"Roots of Reform" offers a sweeping revision of our understanding of the rise of the regulatory state in the late nineteenth century. Sanders argues that politically mobilized farmers were the driving force behind most of the legislation that increased national control over private economic power. She demonstrates that farmers from the South, Midwest, and West reached out to the urban laborers who shared their class position and their principal antagonist--northeastern monopolistic industrial and financial capital--despite weak electoral support from organized labor.
Based on new evidence from legislative records and other sources, Sanders shows that this tenuous alliance of "producers versus plutocrats" shaped early regulatory legislation, remained powerful through the populist and progressive eras, and developed a characteristic method of democratic state expansion with continued relevance for subsequent reform movements.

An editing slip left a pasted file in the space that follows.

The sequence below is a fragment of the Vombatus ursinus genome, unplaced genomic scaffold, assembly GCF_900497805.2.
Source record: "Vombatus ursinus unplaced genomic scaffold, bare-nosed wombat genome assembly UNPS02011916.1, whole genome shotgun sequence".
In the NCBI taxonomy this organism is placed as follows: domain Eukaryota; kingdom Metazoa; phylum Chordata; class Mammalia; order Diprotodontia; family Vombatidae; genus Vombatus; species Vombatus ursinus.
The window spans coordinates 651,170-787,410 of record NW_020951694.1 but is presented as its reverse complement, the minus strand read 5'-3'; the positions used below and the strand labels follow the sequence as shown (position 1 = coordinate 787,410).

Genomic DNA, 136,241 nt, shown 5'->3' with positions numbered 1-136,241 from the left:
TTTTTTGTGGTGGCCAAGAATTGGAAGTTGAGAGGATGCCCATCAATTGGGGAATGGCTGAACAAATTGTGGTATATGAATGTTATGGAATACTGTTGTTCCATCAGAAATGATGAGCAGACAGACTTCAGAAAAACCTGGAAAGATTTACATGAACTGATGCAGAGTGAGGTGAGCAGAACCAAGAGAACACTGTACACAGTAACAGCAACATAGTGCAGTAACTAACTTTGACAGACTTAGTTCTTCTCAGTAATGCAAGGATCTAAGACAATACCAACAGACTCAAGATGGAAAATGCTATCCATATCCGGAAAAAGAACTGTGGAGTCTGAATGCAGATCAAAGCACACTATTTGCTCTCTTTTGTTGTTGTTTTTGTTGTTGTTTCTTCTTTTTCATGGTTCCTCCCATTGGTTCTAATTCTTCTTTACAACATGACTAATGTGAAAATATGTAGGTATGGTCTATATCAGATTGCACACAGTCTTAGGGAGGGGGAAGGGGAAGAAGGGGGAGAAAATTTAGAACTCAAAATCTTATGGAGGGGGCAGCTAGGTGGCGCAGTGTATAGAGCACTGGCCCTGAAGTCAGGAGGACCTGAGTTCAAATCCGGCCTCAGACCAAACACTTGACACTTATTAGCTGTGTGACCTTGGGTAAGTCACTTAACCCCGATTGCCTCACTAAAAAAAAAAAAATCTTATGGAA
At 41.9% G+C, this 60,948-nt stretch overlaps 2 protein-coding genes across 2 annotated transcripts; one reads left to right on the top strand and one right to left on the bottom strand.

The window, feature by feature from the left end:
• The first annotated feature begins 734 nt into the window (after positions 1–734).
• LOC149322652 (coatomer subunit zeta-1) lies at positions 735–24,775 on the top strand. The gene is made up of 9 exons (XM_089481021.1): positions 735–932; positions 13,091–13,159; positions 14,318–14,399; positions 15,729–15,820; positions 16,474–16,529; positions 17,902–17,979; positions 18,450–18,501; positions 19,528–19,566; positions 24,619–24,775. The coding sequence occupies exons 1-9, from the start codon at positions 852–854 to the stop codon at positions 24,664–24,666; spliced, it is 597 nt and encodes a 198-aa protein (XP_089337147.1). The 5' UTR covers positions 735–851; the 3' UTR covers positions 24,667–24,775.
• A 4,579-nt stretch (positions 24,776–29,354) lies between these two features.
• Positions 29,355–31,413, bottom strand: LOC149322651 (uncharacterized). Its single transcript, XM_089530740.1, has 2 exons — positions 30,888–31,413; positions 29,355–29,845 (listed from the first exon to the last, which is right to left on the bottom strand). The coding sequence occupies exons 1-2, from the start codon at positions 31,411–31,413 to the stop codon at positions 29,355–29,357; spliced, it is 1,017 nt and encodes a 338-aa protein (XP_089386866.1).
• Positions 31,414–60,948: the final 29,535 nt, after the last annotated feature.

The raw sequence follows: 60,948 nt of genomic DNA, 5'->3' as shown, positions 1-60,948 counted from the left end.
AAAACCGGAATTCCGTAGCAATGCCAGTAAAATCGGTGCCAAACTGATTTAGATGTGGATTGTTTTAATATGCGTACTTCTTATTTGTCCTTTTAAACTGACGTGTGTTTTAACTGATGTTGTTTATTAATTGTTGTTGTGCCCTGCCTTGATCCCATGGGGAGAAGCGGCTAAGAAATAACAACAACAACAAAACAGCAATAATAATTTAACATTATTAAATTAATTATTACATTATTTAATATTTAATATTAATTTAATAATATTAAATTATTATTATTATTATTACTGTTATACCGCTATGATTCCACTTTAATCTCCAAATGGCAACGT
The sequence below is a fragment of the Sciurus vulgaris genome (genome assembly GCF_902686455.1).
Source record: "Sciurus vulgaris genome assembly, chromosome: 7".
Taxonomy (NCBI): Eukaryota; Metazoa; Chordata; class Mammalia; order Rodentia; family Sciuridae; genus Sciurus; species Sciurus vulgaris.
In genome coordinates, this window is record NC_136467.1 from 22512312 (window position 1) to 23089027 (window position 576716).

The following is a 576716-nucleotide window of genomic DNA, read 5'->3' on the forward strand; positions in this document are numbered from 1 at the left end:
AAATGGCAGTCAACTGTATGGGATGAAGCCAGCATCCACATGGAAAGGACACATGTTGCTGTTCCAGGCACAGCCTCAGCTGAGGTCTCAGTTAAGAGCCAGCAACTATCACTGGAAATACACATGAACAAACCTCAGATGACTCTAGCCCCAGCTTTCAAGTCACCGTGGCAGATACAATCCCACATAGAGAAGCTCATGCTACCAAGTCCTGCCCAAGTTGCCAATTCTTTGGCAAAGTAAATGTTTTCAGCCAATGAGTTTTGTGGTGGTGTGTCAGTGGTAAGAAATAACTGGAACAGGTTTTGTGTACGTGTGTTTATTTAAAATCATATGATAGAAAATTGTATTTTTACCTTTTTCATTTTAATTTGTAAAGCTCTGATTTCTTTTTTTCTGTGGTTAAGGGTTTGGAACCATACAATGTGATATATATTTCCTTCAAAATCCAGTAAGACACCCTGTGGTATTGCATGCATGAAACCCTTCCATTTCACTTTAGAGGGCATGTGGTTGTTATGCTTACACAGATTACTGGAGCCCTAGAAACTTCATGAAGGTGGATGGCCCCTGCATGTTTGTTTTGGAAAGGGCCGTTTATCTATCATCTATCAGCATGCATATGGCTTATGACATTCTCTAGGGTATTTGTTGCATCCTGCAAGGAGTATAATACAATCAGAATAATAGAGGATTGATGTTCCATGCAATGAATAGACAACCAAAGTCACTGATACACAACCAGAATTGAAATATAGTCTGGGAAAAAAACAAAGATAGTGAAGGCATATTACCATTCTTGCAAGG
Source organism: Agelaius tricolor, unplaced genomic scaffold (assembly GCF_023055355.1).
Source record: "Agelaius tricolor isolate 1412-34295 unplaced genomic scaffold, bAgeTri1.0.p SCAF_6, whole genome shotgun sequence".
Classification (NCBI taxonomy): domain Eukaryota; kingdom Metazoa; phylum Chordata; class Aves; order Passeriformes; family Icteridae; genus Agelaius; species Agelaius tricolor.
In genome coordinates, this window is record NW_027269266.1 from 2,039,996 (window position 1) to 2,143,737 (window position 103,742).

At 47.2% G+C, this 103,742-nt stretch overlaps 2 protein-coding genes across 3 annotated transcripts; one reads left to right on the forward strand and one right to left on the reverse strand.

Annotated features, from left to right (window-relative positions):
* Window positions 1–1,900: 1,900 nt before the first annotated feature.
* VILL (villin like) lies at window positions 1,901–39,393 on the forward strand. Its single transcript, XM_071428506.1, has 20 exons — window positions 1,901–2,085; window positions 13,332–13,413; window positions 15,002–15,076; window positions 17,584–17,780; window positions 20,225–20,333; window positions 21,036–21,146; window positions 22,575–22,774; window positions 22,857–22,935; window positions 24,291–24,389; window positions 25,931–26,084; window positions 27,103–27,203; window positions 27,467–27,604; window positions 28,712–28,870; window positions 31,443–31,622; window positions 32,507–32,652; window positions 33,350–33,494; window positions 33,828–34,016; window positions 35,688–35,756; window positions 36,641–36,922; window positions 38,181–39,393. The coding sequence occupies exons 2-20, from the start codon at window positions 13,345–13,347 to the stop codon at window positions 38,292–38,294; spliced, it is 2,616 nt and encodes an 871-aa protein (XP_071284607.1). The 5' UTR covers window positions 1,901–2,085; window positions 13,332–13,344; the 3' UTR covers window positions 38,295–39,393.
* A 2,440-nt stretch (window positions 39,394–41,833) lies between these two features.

"Roots of Reform" is essential reading for anyone interested in this crucial period of American political development.
|The Political Economy|
|Core and Periphery in the American Economy|
|Labor Organizations and the State, 1873-1912|
|Farmers in Politics, 1872-1896|
|Agrarian Politics and Parties after 1896|
|The Agrarian Statist Agenda|
|The Transportation System|
|Trade, Taxation, Banking, and Credit|
|Antitrust and the Structure of the Marketing Network|
|Federal Aid for Practical Education: Farmers First|
|The Labor Program of the Farmers' Party|
|Farmers, Workers, and the Administrative States|
|Table of Contents provided by Publisher. All Rights Reserved.|
Series: American Politics & Political Economy S.
Number Of Pages: 528
Published: 1st January 1999
Publisher: The University of Chicago Press
Country of Publication: US
Dimensions (cm): 22.7 x 15.1 x 2.82
Weight (kg): 0.71